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Journal Issue: School Readiness: Closing Racial and Ethnic Gaps Volume 15 Number 1 Spring 2005

Genetic Differences and School Readiness
William T. Dickens

Indirect Evidence on the Role of Genetic Differences

Although the direct evidence on the role of environment is not definitive, it mostly suggests that genetic differences are not necessary to explain racial differences. Advocates of the hereditarian position have therefore turned to indirect evidence.17

Several authors have argued that estimates of the heritability of cognitive ability put limits on the plausible role of environment.18 The argument is normally made in a mathematical form, but it boils down to this. First, it is now widely accepted that differences in genetic endowment explain at least 60 percent of the variance in cognitive ability among adults in the white population in the United States.19 If all the environmental variation among U.S. whites can explain only 40 percent of the variance among whites, how could environmental differences explain the huge gap between blacks and whites? The mathematical argument implies that the average black environment would have to be worse than at least 95 percent of white environments, but observable characteristics of blacks and whites are not that different. For example, black deficits in education or in socioeconomic status place the average black below only about 60 to 70 percent of whites.20

The heritability of cognitive ability is also crucial to a second type of indirect evidence for a role of genetic differences in explaining the black-white gap. Arthur Jensen has advanced what he calls “Spearman's Hypothesis,” after the late intelligence researcher Charles Spearman, who observed that people who had large vocabularies were good at solving mazes and logic problems and were also more likely to have command of a wide range of facts. Spearman posited that a single, largely genetic, mental ability that he called g (for general mental ability) explained the correlation of people's performance across a wide range of tests of mental ability. Researchers now know that a single underlying ability cannot explain all the tendency of people who do well on one type of test to do well on another.21 But it is possible to interpret the evidence as indicating that there is a single ability that differs among people, that is subject to genetic influence, and that explains much of the correlation across tests. Other interpretations are also possible, but this one cannot be discounted. In a series of studies Jensen and Rushton have argued that different types of tests tap this general ability to different degrees; that the more a test taps g, the more it is subject to genetic influence; and that black-white differences are largest on the tests most reflective of the underlying general ability, g.22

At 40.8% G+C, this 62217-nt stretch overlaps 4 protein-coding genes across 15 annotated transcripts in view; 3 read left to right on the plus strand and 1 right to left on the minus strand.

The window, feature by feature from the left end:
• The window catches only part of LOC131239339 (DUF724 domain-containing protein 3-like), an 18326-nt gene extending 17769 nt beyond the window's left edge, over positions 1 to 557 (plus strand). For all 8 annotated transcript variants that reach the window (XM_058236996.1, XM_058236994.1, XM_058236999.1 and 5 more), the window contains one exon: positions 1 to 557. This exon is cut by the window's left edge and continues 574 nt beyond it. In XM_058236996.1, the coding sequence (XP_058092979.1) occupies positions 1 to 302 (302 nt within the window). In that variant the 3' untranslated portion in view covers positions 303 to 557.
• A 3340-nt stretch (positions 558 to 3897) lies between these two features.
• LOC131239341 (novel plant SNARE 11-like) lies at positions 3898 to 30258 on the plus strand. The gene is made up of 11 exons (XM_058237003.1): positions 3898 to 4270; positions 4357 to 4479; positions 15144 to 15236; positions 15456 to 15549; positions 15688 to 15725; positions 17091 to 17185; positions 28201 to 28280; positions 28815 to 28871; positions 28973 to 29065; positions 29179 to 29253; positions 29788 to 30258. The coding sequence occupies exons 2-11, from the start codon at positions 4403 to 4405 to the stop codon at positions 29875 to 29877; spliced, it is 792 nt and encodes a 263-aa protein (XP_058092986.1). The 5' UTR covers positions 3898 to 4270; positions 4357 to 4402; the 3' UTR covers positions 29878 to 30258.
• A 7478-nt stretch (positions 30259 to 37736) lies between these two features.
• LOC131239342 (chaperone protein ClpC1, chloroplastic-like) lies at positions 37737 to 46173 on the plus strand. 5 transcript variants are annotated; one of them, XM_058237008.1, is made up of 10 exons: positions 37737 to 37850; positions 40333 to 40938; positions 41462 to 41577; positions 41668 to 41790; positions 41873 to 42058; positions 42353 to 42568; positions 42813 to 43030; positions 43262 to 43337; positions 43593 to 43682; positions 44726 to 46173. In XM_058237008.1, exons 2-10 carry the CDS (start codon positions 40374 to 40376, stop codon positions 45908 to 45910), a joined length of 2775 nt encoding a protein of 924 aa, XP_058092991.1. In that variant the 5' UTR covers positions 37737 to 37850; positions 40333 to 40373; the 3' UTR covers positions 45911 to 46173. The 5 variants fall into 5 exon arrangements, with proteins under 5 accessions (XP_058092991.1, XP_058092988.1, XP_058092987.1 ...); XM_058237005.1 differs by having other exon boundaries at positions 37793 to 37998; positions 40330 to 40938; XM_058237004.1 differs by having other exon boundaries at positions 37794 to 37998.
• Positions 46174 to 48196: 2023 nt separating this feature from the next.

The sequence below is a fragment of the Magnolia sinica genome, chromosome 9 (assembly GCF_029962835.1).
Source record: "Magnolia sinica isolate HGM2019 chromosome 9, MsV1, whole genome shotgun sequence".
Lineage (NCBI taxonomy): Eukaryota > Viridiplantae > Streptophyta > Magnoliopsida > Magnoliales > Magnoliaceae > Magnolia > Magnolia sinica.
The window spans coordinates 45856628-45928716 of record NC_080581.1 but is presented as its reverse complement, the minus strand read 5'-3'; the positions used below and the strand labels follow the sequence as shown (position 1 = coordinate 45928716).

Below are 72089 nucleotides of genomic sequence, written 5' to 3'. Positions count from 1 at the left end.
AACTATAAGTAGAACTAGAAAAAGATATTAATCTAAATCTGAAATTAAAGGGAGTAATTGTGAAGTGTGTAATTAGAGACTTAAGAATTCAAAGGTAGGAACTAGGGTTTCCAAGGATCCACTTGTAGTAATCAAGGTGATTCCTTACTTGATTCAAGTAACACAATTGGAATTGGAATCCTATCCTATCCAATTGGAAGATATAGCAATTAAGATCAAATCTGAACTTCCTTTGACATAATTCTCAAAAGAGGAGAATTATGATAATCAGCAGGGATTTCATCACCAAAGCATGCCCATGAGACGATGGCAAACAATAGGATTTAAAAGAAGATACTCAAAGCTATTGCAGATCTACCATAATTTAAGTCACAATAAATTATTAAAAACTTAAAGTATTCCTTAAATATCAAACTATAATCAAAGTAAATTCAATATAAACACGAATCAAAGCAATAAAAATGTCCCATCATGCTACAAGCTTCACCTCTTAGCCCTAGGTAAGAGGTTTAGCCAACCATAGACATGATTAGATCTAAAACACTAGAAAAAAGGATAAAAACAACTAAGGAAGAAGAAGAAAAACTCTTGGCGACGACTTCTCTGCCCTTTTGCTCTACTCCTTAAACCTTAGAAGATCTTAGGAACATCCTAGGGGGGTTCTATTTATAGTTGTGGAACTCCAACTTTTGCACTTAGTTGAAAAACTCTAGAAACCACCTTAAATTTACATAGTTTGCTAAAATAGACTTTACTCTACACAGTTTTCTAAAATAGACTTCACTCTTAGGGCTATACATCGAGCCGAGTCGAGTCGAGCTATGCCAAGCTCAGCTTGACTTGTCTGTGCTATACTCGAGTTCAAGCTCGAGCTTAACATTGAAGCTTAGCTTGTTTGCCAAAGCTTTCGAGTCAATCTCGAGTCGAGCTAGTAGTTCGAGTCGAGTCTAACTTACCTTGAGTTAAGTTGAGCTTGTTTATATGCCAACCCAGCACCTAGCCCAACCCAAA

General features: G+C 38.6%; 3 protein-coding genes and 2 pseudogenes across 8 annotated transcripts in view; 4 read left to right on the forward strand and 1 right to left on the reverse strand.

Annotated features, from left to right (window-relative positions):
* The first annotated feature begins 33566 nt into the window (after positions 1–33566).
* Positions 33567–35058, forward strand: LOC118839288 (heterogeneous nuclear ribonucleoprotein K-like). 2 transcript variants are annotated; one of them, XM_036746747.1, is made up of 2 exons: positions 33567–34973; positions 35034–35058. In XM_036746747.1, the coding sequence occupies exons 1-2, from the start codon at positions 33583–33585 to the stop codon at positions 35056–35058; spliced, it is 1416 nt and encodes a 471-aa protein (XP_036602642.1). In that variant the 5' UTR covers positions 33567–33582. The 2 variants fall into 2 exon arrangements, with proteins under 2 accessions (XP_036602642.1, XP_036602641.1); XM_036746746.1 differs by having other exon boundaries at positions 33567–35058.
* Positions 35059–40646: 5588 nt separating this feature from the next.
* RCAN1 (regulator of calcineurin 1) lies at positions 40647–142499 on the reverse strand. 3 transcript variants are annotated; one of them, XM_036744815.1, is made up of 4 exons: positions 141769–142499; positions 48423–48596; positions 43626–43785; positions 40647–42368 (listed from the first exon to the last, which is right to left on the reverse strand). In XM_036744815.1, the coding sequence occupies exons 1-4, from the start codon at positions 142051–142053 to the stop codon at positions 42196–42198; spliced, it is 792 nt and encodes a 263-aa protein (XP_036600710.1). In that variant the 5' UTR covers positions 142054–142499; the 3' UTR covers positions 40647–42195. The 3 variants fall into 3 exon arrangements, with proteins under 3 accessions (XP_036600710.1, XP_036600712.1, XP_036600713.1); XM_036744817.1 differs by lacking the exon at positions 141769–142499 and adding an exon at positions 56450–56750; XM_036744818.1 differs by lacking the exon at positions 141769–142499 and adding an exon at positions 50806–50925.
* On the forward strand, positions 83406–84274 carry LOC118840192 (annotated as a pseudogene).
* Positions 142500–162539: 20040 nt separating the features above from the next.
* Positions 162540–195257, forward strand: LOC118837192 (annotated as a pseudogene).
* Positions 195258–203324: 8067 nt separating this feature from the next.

Using several restrictive assumptions about the nature of genetic and environmental influence on genetic ability, researchers can use this information to estimate the fraction of the black-white gap that is due to differences in genetic endowment. The more the pattern of black-white differences across different tests resembles the pattern of genetic influence on different tests, the more the statistical procedure will attribute the black-white differences to genetic differences. Using this method, David Rowe and Jensen have independently estimated that from one-half to two-thirds of the black-white gap is genetic in origin.23